It’s an oft repeated dictum that British director, Humphrey Jennings, had a gradual decline of quality within his work towards the end of the Second World War. It’s repeated several times in the booklet of this excellent BFI release but, like many of the others who start with this statement, there is a “but”. That “but” is that Jennings’ weaker work is in fact not weak at all. His post-war short films are witty, inventive and endlessly English. The context of their weakness within Jennings’s work is threadbare but argued. Outside of that context, they stand up remarkably well, documenting and recreating a Britain that seems cosy and nostalgic whilst at the same time completely alien in the light of modernity.
Of the eight films on the third volume of Jennings’ collected work, several themes begin to emerge. Some have been carried over from the director’s past work, others seem like mild hints that are only apparent now they are curated together. The first film is the surreal and extremely curious The True Story of Lili Marlene (1944) which has the typical Jennings’ style of mixing real footage with re-created scenarios. The obviousness of the recreation and the rawness of the genuine war footage clashes but with interesting effects on the drama. It starts the theme of music as a major factor upon the rest of films that is realised in various different ways. It also contains the powerful image of a hand gripping angrily at the barb wire of a concentration camp which, though recreated, is a knowing and heartbreaking composition.
The music is left for the second film of the release though it is equally as reliant upon sound. The Eighty Days (1944) charts the defence of Britain against German Doodlebugs and creates an adorable postcard of the British countryside even amidst the explosions and gunfire. Some of the footage captured is simply astonishing, especially those of real bombs being taken out and landing mere metres from a near-by village. The most interesting aspects of the film lie in the people shown outside of military duty who vary from farmers working to women bathing in a country river. It pre-dates the films of Kevin Brownlow and David Gladwell; two filmmakers who would explore similar evocations of the countryside and they are both very clearly in debted to Jennings.
Myra Hess (1945) is a curious inclusion again continuing the theme of music. In some ways it works simply as a music video of a multi-shot performance of Beethoven’s Sonata in F Minor, Op.57 but its role is its inclusion in the release’s main draw; A Diary for Timothy (1946). Much has been written about Jennings’ opus; a film that sums up many of the contradictions of war and trying desperately to strive past them into post-war progress. A Diary for Timothy is an important film for Britain, at once questioning the morals of war, tying down its effects not simply down to mass continents but down squarely on the individual. Its credits are also a who’s who of classical British film from the narration by Michael Redgrave and written by E M Forster, inclusions of John Gielgud and George Woodbridge and music conducted by Muir Matheson.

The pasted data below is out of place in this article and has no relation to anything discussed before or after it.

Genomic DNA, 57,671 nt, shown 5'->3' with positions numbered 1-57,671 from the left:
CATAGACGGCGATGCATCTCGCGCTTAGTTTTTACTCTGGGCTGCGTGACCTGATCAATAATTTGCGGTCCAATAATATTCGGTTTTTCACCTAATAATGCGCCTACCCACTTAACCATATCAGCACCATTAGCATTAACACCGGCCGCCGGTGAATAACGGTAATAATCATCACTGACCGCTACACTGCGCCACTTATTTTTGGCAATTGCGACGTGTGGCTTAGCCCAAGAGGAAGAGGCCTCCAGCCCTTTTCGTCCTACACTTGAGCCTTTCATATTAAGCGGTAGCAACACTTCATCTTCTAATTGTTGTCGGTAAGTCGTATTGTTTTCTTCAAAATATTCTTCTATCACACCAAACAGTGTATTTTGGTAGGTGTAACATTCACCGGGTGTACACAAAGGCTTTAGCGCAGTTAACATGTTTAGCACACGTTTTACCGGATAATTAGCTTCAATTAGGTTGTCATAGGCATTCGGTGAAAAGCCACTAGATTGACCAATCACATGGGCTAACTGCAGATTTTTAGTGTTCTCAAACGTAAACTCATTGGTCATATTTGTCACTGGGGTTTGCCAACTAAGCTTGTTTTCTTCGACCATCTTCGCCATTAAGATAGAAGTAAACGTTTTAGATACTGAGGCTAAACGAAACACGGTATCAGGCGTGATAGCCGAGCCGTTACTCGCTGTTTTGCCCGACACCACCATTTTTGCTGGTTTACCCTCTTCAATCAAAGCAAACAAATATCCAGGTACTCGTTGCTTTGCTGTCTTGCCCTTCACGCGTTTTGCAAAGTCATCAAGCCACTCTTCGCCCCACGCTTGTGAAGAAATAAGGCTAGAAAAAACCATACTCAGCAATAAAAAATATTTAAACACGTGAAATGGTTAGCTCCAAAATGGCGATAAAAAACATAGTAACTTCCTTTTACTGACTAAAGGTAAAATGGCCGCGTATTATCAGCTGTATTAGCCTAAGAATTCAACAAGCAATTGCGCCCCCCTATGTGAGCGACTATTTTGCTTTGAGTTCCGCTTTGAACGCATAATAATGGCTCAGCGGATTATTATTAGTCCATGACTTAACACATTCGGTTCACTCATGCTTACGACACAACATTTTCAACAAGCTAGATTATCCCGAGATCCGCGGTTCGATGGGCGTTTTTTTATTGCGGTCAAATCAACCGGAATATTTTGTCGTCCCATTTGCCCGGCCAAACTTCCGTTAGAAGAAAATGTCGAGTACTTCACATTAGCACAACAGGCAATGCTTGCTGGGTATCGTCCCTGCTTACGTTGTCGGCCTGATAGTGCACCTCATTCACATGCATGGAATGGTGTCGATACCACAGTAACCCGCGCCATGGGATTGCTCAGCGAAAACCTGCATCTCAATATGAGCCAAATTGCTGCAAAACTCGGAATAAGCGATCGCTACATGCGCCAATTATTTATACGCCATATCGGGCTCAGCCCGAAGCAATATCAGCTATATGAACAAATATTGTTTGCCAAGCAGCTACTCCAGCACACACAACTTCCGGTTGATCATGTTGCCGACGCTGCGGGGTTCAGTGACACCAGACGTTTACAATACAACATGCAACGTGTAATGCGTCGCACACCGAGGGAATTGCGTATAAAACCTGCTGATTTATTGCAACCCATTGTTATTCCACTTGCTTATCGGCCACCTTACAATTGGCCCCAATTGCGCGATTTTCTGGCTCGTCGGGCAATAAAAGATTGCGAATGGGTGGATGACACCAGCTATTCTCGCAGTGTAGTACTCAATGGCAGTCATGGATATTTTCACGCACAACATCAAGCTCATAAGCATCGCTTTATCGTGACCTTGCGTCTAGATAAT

The moral questioning continues in A Defeated People (1946) though it reflects Jennings’ obvious worry about Germany which is often shared by figures from that generation. It portrays Nazism as a disease just like the illness spreading in the ruins and rubble of the down-defunct country. The individual is again broken down but their identities are often deliberately swayed by their role in the war. The commentary by William Hartnell is especially interesting though only adds to film’s discomfort. It does however hint at light at the end of the tunnel even if that tunnel is a brutal, ironic program of de-programming.
One of the release’s weaker films is The Cumberland Story (1947). Though containing some interesting visuals and some timely moments captured, the film is stifled by a surprising lack of direction and muddles into dullness quite quickly. It also seems unlucky that the film would later look stale next to Carol Reed’s dramatisation of the issues involved in 1940’s The Stars Look Down.
The Dim Little Island (1948) is a more interesting film, if only for the quaint views of the interviewees on show. This undersells the short film somewhat as the Britain on show is idyllic. It deliberately contrasts the industrial Britain of the North with the beautiful countryside just outside of these towns (as well as various wildlife reserves in Scotland and Suffolk) and Jennings shoots them wonderfully. The presence of Ralph Vaughan Williams as part of the narration (and composer) is a real joy. His passion for British folk melodies and folklore is brought out to its fullest. The Dim Little Island couldn’t be more British if it tried.
The last full film of the release is Family Portrait (1950) but, like The Cumberland Story, suffers from an odd lack of direction and a rather nostalgic view of the, then present day, Britain. It is of course charming and an excellent document of what Britain used to look like but overall seems twee without much else to balance the themes.
The release also contains an alternative cut of The Eighty Days in the form of V1 (1944), Jennings’ last, incomplete film The Good Life (1951) and a full booklet of essays. For the Jennings purists, this will no doubt be a release simply to satisfy their completist streaks. For those unfamiliar with Humphrey Jennings’ work, it is far more than simply the remaining films but a wonderful collection of eccentric beauty and wildly contagious nostalgia for when the country managed to finally hurdle over its biggest challenge to date and look forward to a warm and glowing potential.
The Complete Humphrey Jennings Volume 3 is out now.